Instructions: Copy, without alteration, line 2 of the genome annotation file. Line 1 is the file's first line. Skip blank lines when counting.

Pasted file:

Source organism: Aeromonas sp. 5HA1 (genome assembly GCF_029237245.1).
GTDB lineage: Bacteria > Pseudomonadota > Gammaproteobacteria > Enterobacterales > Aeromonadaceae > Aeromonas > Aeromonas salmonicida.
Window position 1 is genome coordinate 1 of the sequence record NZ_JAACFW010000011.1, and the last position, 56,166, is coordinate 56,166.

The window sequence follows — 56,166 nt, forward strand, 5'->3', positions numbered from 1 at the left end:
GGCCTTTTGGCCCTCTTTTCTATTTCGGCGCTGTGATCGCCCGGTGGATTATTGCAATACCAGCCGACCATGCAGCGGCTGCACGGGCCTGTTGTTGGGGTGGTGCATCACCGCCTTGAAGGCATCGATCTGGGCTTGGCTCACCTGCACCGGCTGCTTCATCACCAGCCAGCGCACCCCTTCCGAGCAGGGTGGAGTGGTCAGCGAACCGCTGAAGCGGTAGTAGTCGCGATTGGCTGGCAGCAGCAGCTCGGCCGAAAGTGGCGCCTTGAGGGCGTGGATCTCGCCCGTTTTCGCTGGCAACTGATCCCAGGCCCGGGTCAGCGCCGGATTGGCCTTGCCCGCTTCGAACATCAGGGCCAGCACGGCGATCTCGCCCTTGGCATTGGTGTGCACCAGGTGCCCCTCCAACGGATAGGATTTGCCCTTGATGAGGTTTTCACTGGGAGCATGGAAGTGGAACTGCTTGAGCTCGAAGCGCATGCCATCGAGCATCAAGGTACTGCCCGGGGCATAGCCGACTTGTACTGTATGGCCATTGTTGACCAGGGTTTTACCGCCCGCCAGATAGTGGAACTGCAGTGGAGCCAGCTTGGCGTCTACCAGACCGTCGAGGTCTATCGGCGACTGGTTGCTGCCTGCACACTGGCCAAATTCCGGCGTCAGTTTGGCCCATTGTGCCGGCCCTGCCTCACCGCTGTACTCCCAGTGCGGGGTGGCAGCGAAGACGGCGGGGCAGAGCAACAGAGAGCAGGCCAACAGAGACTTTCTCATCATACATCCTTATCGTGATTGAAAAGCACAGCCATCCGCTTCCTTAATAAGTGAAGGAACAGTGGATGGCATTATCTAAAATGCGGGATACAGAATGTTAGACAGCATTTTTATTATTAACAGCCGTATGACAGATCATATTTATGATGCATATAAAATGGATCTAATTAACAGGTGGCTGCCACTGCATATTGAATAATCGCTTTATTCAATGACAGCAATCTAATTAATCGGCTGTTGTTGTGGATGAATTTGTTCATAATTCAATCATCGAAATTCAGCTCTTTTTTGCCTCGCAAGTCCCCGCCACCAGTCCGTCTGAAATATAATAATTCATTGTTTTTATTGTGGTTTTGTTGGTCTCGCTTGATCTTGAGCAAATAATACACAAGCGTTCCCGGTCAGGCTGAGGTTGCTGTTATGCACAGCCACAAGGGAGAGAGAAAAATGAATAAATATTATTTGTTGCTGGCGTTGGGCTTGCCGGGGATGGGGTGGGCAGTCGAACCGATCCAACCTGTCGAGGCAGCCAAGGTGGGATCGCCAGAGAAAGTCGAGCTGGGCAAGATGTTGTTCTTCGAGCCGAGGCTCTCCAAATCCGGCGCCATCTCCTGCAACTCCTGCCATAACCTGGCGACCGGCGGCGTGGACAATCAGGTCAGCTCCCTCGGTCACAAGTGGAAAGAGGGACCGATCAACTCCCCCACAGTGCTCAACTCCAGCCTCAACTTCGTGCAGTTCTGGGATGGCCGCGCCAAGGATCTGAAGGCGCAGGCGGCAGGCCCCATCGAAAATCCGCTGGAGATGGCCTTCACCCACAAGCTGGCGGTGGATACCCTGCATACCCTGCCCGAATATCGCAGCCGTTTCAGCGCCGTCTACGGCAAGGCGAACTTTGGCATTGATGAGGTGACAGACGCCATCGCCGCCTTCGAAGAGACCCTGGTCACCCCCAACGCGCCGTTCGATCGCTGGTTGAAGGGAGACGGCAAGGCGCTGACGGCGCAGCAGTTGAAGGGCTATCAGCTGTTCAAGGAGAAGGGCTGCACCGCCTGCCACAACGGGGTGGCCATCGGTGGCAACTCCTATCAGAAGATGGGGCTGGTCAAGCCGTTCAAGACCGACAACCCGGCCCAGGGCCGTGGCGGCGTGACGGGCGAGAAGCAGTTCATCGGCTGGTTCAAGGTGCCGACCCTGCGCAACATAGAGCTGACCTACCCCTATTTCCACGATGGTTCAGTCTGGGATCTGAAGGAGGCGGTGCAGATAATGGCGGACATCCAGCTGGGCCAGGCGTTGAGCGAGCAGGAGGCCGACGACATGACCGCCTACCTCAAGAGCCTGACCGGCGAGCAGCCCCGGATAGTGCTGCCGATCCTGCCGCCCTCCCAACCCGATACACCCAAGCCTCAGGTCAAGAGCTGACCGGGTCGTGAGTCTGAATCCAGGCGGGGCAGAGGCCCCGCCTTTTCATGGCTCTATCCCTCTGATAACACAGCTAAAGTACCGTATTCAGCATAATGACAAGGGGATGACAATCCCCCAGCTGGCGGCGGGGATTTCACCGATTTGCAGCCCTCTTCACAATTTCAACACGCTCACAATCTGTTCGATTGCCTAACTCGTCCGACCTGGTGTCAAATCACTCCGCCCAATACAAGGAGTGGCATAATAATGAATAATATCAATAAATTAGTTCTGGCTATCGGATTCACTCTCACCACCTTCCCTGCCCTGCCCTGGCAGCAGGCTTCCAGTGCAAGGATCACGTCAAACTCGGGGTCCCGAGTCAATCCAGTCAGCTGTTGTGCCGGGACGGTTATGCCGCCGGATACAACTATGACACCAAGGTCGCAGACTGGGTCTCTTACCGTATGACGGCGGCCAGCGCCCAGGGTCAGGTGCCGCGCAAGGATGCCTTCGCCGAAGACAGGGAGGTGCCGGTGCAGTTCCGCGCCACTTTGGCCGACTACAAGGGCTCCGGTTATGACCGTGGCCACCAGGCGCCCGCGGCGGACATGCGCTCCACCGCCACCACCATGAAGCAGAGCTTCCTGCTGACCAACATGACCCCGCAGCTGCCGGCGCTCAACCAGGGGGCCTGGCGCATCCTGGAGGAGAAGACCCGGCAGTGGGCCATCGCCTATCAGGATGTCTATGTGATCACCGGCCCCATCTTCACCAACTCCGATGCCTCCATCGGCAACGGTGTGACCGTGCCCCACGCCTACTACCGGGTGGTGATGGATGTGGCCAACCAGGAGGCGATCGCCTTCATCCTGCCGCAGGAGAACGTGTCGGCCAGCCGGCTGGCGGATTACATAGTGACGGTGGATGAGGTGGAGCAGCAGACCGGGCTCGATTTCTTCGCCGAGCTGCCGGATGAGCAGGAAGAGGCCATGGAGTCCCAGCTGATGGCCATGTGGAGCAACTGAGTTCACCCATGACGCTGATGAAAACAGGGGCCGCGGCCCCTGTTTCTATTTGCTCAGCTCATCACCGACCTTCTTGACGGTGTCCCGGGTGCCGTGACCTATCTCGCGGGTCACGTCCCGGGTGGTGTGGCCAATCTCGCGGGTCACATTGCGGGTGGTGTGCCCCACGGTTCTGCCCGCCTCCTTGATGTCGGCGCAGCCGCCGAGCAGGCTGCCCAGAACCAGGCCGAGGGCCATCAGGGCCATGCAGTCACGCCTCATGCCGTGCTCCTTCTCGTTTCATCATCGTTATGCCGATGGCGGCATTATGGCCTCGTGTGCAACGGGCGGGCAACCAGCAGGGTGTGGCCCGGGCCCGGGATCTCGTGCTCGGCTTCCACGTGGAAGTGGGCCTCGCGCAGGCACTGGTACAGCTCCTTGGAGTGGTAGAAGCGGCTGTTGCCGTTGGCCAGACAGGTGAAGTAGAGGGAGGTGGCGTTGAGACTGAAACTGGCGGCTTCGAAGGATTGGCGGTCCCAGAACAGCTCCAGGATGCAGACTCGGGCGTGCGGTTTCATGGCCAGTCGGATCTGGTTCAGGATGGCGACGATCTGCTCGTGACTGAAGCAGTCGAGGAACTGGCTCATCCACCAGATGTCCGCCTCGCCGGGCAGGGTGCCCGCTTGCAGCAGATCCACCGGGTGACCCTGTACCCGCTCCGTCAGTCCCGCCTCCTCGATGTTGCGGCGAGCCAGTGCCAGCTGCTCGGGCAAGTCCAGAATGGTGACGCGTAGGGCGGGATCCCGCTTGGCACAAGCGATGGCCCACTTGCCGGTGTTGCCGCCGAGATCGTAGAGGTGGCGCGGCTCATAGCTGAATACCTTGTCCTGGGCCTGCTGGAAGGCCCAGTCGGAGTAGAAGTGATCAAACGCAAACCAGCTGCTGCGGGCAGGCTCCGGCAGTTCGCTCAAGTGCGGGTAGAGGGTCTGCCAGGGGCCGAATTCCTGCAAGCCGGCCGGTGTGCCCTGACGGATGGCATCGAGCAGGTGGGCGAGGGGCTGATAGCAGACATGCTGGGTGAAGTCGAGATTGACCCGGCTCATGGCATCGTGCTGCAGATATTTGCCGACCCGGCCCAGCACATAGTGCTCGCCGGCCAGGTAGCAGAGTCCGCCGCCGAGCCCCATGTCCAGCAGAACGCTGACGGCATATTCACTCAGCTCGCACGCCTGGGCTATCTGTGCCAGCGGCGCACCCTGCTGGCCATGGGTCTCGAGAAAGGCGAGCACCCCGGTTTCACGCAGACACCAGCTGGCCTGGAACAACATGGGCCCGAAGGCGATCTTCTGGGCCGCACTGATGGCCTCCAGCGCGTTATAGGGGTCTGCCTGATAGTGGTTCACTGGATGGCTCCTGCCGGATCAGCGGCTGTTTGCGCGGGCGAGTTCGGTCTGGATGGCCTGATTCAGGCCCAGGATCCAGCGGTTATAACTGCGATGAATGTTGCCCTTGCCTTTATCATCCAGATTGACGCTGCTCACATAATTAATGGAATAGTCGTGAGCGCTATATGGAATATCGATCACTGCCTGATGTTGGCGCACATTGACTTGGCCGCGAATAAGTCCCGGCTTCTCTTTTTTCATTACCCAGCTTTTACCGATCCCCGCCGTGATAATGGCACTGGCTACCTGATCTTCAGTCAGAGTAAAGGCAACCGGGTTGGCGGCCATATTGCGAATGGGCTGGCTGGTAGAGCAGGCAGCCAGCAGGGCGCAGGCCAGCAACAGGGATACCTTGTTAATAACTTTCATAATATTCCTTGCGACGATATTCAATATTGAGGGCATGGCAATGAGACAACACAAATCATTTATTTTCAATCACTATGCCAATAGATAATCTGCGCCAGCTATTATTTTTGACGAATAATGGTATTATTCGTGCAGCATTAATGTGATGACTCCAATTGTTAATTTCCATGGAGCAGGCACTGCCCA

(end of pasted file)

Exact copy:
GTDB lineage: Bacteria > Pseudomonadota > Gammaproteobacteria > Enterobacterales > Aeromonadaceae > Aeromonas > Aeromonas salmonicida.